The Deutsche Bank Research House produces an analysis of the market in magazine form, called Konzept. In their latest issue, dated January 19th, Deutsche Bank published an article titled, “Peak Carbon before Peak Oil.” The article is part Do The Math regurgitation (big bank flavored), part dismal, apocalyptic, forecasting for the fossil fuel industry. In short, its surprisingly brilliant.
I’ll try to capture a bit of the brilliance in this blog. But for you divestment campaigners here is the link to the magazine; please add it to your towering pile of credible evidence for divestment. But, before we jump into the article, it’s important to mention that Deutsche Bank is heavily entangled in investment partnerships with destructive (and stock plummeting) coal, oil and gas companies.
The report starts by debunking many of the hypotheses around the 50% drop in oil prices last year – the second largest plummet in over three decades. No, it wasn’t over supply, or weak Chinese economic growth, or US shale boom, and not even the “complexities of Middle East politics.” The reason, Deutsche Bank suggests, is climate change consciousness and political momentum. What!? Did they say political momentum? Yup.
“Peak carbon rather than peak oil becomes the primary driver of oil prices.”
They then get into the Do The Math numbers; walking through the carbon budget and the 2 degrees ceiling. It’s brilliant. The article does take a small misguided detour into crazy town, by saying there is a chance that science was wrong all along, or that carbon capture will save us all, or that political momentum will “wane,” but veers out of the unhinged by qualifying that it is a “small” chance.
Given the scientific evidence and the growing political momentum, the outlook for the coal, oil and gas industries is, well, short. “CO2 emissions have to peak in 2020 and thereafter fall by 2.5 per cent a year through to 2035. The corresponding forecast for oil demand is a decline of 0.5 per cent a year, compared with a 1.5 per cent a year increase over the last two decades.” The article even begins to develop a list of evidence of the growing political momentum; “The recent US-China deal will require new policies that reduce their oil demand by 15bn barrels or around 10 per cent over the next 15 years.”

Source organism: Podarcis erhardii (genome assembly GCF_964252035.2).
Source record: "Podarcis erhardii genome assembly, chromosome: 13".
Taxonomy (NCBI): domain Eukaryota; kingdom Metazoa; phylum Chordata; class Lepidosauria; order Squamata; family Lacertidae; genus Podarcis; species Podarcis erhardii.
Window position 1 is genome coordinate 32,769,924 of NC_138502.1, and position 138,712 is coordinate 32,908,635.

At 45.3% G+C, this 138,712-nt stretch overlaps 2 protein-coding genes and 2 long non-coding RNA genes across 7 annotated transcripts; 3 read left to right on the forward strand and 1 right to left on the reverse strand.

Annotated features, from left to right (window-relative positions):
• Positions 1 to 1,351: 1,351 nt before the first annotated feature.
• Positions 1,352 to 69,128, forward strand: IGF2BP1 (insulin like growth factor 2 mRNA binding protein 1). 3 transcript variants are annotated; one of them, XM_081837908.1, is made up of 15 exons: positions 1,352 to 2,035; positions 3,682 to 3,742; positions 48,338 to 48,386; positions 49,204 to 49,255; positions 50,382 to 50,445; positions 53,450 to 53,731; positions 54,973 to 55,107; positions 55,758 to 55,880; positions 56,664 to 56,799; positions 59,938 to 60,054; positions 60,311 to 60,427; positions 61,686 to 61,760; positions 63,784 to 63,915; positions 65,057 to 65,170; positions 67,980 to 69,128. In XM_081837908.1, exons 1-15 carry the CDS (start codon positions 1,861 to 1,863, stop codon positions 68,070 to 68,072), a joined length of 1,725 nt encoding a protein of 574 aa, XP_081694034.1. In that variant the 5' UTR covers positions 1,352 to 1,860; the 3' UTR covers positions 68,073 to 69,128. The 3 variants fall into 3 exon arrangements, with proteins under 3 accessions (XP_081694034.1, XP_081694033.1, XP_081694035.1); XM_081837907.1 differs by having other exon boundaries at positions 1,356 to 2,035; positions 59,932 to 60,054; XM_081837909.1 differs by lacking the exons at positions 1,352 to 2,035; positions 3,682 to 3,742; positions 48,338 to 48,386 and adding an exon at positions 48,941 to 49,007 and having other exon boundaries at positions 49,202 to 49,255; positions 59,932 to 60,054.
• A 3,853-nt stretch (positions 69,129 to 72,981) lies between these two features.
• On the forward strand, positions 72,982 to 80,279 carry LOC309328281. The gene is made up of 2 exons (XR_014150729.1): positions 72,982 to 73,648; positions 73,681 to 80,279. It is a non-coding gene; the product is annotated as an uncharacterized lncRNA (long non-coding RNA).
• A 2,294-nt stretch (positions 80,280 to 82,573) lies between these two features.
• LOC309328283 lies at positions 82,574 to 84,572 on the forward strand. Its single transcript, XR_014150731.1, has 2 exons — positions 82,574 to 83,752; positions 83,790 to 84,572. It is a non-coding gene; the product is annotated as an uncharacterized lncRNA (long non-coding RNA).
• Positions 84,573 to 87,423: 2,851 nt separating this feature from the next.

Deutsche Bank takes it to the next level by asking the very same question the divestment campaign has been throwing at trustees over the last year. If the industry already has more than they can burn, what about the billions of dollars spent on expanding reserves every year? “…the oil industry spent $650bn on exploration and development of new reserves last year.” According to Deutsche Bank, the world is sitting on enough oil and gas to burn at current rates for over 50 years – and “a century’s production worth of coal.” As a reminder, we will burn past the carbon budget at current rates in less than 20 years.
Here’s where things get apocalyptic. They comment on OPEC’s decision (Saudi Arabia’s decision) not to cut production in light of falling oil prices and say, “expect the taps to stay fully turned on as producers rush to monetise their assets.” It is now a race to see who can profit from the largest chunk of the carbon budget.
The picture painted is of an industry shift, where OPEC and large oil firms increase production of existing reserves to compensate for cutting high-cost projects. The carbon budget, much like the atmosphere, is not allocated piecemeal to nation states and large corporations. We may see a dogfight to profit from as much of the carbon budget as each reserve holder can claim! Deutsche Bank looks on the bright side by saying, “…countries might not go to the lengths of planting titanium flags on the seafloor beneath the North Pole.” That would be nice.
The Bank is obviously in the same contradiction as the leading education institutions throughout the world – and it’s high time they put their money where their mouth is. I’ll end with the proclamation from the Bank we’ve all been hoping to hear since oil prices began to fall early last summer. “Perhaps last year’s fall was the first rumbling of this upcoming profound change.”